Disgo 9104 first look – new cheap Android tablet
What is the Disgo 9104?
The Disgo 9104 is a new tablet with Android 4.0 – priced at just £180. Most tablets we’ve seen with Android 4.0 cost well over £250, so this is something of a breakthrough.
This version of Android adds face unlock, a standard web browser with up to 16 tabs, an improved user interface, and resizeable widgets among other improvements. Disgo also claims that the 9.7″ screen is the same one used on the Apple iPad 2, which is impressive, but on the downside there’s just a single-core processor and no access to the Google Play app store, the main Android app store.
You do, however, get 16GB of internal storage, with micro SD card expansion, and £100 worth of apps from the SlideME app store. SlideME is nowhere near as comprehensive as Google Play, but you may find some interesting apps here, Kindle for example.
Read our round-up of the best Android tablets.
Watch our hands-on first impressions of the Disgo below.
5 things we like about the Disgo 9104
- It’s cheap
Let’s get the obvious one out the way first. The Disgo 9104 isn’t bargain basement, but it’s much cheaper than a lot of tablets out there. Less than half the price of an iPad 3 and a fair chunk off other mainstream models too.
- It looks like an iPad
That’s no bad thing. It’s smart looking with its silver-coloured back, and it feels pretty well-built.
- 16GB of built-in memory is enough for most people
Unless you’re really into your video and would like to store lots on your tablet, 16GB is usually plenty. It’s enough for a couple of films, a few albums of music and a few games. Don’t forget the microSD card slot if you need more space.
- Screen response is quite quick
The screen reacts without much delay when you touch it. It feels quicker than many other cheap tablets we’ve tried.
- You get some free office software
OfficeSuite Pro 6 is included among the free apps bundle, meaning you can create and edit Word, Excel and Powerpoint files with nothing more to pay. On most tablets, you’ll need to pay for a separate app to allow you to do this.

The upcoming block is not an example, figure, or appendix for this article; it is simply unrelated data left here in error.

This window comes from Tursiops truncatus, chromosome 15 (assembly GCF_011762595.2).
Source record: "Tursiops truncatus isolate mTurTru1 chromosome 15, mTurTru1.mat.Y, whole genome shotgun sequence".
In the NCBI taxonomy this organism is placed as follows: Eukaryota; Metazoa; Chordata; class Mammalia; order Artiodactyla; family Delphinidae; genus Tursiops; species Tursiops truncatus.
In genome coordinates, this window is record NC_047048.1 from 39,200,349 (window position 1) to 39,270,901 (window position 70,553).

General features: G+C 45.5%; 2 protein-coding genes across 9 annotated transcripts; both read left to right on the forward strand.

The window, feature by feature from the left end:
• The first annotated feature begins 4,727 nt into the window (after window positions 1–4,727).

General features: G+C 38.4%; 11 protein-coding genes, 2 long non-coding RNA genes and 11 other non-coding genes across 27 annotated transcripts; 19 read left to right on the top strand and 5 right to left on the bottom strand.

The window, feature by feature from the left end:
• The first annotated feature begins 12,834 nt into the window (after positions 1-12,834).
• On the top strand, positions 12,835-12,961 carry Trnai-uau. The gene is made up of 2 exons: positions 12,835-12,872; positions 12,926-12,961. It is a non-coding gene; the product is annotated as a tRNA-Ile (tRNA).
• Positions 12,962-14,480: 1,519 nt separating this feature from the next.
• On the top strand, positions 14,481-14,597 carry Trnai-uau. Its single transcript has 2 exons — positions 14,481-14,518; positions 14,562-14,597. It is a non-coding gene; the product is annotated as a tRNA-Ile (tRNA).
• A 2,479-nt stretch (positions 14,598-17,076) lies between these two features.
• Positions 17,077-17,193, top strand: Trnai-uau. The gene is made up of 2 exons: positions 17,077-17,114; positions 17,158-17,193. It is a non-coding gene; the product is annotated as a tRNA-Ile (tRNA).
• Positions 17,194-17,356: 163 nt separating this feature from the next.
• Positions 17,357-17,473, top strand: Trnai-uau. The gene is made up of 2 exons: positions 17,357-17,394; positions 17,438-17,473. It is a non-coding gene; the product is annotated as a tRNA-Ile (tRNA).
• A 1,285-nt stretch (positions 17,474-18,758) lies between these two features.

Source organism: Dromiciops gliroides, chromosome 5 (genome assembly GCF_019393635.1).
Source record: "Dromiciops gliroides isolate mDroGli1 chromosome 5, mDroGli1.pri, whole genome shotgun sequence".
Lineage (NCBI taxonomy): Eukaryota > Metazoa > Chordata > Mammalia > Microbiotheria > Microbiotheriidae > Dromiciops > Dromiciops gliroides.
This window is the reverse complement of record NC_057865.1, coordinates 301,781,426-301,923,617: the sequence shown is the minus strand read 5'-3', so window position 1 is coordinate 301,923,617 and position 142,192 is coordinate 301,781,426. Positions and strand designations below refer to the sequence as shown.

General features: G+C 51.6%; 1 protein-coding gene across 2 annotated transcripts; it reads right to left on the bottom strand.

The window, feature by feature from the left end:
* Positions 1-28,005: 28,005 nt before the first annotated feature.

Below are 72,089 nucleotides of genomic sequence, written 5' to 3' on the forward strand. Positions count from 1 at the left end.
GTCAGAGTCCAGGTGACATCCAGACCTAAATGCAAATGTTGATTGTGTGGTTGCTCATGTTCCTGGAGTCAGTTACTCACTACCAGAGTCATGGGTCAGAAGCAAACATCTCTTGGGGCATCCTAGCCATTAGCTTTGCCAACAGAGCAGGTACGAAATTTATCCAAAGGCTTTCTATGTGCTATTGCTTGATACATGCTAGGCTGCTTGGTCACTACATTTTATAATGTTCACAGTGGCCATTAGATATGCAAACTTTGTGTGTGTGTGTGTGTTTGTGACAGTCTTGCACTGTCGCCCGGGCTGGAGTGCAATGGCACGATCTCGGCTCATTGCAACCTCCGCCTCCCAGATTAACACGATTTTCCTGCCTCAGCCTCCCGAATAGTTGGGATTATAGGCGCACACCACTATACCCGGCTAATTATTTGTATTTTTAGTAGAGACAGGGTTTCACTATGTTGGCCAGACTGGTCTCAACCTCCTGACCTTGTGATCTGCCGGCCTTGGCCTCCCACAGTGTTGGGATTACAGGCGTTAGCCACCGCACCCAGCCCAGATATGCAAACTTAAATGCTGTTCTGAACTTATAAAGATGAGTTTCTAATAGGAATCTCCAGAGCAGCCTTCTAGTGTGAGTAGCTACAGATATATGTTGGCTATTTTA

Chris’s impressions of the Disgo 9104
I liked the Disgo 9104. Based on my initial impression, it’s a well-built, fairly quick tablet that’s perfectly usable for the occasional pick-up-and-browse session. Browsing the web is acceptably fast, and screen quality seems decent.
There are downsides too of course. I am not convinced about the battery life - one of the reasons I look forward to the full lab tests results. Disgo claims up to 5 hours of use on a single charge. Based on my try, I think 5 hours could be optimistic.
Also, the £100 of free apps may not be as good as it sounds. Only OfficeSuite Pro 6 held any appeal for me among the 12 productivity and entertainment apps, plus you also won’t have as much choice when downloading new apps without access to the Google Play store.
I’ve seen some pretty horrible cheap tablets in my time, but this isn’t one of them. It’s not as slick or smooth as the best, but it’s not a million miles off. For emailing, watching YouTube videos and browsing the web occasionally – the things that I do on a tablet – it seems to do the job.
For those who may already have a laptop or other main computer but fancy trying a tablet for the first time and are put off by the premium brands’ price tags, this could be a good option. I look forward to seeing how it performs at the lab where our experts will test it thoroughly.
What makes a Best Buy tablet?
These are just our first impressions of the Disgo 9104 based on a short amount of hands-on time. Before Which? can recommend any product, we must send it to our labs to be scientifically tested. See our how we test tablets page for an in-depth look at what we do at the lab. And watch our video below to understand what makes a Best Buy tablet.
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